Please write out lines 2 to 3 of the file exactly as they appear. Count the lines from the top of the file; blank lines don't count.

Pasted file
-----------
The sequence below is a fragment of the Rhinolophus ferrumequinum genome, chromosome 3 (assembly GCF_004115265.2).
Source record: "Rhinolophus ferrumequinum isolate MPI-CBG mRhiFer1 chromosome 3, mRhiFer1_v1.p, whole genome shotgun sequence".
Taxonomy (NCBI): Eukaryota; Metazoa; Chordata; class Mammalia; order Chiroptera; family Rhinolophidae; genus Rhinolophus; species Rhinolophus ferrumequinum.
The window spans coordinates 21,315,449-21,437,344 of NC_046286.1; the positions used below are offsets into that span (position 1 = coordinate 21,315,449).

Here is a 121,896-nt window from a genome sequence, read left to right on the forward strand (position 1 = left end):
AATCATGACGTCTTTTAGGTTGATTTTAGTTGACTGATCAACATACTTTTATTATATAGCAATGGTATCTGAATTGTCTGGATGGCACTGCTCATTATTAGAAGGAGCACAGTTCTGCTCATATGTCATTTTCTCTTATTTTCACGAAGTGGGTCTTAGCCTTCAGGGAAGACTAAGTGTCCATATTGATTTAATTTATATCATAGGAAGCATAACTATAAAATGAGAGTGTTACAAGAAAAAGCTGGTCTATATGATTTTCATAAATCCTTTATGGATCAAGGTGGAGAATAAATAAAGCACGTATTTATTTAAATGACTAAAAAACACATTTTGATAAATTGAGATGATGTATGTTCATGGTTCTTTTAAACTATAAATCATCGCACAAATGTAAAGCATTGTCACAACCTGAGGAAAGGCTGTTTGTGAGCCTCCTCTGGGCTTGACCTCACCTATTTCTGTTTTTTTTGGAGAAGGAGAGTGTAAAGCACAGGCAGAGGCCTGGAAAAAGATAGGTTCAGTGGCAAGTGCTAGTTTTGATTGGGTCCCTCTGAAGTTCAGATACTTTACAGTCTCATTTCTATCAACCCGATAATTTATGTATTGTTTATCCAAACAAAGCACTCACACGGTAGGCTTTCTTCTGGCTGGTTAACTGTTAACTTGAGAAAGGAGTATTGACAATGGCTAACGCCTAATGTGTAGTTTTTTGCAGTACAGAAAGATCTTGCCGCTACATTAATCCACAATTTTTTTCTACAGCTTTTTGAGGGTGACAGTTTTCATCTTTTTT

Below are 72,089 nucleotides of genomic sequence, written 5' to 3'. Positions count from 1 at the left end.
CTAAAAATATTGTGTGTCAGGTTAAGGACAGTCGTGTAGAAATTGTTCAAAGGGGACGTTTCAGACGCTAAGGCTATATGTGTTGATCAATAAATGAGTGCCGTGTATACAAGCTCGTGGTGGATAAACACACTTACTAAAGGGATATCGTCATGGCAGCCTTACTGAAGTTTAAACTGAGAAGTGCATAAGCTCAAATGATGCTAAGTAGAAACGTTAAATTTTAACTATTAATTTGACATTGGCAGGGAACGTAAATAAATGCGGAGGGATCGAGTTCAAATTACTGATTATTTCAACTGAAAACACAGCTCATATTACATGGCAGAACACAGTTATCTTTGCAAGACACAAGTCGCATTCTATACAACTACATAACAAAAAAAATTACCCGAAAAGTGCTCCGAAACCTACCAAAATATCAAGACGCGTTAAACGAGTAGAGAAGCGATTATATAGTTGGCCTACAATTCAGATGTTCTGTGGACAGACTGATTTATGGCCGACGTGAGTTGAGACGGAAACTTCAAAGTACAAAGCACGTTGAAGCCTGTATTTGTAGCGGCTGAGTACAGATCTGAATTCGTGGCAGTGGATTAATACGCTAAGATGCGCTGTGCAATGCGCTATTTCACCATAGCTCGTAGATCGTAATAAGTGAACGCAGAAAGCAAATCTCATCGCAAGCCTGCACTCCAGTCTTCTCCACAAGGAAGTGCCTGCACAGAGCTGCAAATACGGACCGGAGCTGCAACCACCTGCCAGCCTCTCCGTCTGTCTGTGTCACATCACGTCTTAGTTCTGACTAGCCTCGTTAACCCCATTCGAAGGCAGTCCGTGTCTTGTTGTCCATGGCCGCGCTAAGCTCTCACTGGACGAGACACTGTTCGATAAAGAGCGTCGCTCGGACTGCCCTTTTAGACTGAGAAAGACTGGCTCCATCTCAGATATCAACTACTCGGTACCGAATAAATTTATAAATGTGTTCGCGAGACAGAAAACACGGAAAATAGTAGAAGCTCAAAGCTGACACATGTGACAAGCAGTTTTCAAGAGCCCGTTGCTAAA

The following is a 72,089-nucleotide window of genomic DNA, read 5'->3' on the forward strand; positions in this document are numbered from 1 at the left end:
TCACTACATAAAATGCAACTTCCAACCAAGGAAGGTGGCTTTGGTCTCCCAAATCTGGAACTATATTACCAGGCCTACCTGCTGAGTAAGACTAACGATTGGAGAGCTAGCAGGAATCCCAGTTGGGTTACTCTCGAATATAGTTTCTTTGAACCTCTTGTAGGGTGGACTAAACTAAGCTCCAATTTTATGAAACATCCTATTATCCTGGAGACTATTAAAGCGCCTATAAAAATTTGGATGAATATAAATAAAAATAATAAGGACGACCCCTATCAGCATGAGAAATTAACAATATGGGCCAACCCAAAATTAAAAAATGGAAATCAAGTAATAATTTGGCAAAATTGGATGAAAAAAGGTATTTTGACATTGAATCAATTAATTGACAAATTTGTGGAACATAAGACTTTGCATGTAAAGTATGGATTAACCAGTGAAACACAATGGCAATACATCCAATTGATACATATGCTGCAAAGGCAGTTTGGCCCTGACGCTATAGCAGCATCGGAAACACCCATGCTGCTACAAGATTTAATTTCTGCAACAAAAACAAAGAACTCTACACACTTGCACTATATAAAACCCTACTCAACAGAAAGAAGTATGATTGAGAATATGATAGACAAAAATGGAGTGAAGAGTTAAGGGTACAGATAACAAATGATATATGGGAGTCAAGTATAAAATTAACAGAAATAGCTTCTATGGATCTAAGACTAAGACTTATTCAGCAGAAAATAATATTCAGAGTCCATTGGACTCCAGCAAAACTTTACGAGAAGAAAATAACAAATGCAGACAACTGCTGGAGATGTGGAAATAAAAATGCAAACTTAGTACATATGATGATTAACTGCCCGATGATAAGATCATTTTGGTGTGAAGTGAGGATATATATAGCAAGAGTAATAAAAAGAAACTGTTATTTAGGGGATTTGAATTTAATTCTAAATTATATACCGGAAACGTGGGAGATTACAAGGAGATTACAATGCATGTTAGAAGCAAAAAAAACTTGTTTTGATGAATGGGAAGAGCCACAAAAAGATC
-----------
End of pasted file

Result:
Source record: "Rhinolophus ferrumequinum isolate MPI-CBG mRhiFer1 chromosome 3, mRhiFer1_v1.p, whole genome shotgun sequence".
Taxonomy (NCBI): Eukaryota; Metazoa; Chordata; class Mammalia; order Chiroptera; family Rhinolophidae; genus Rhinolophus; species Rhinolophus ferrumequinum.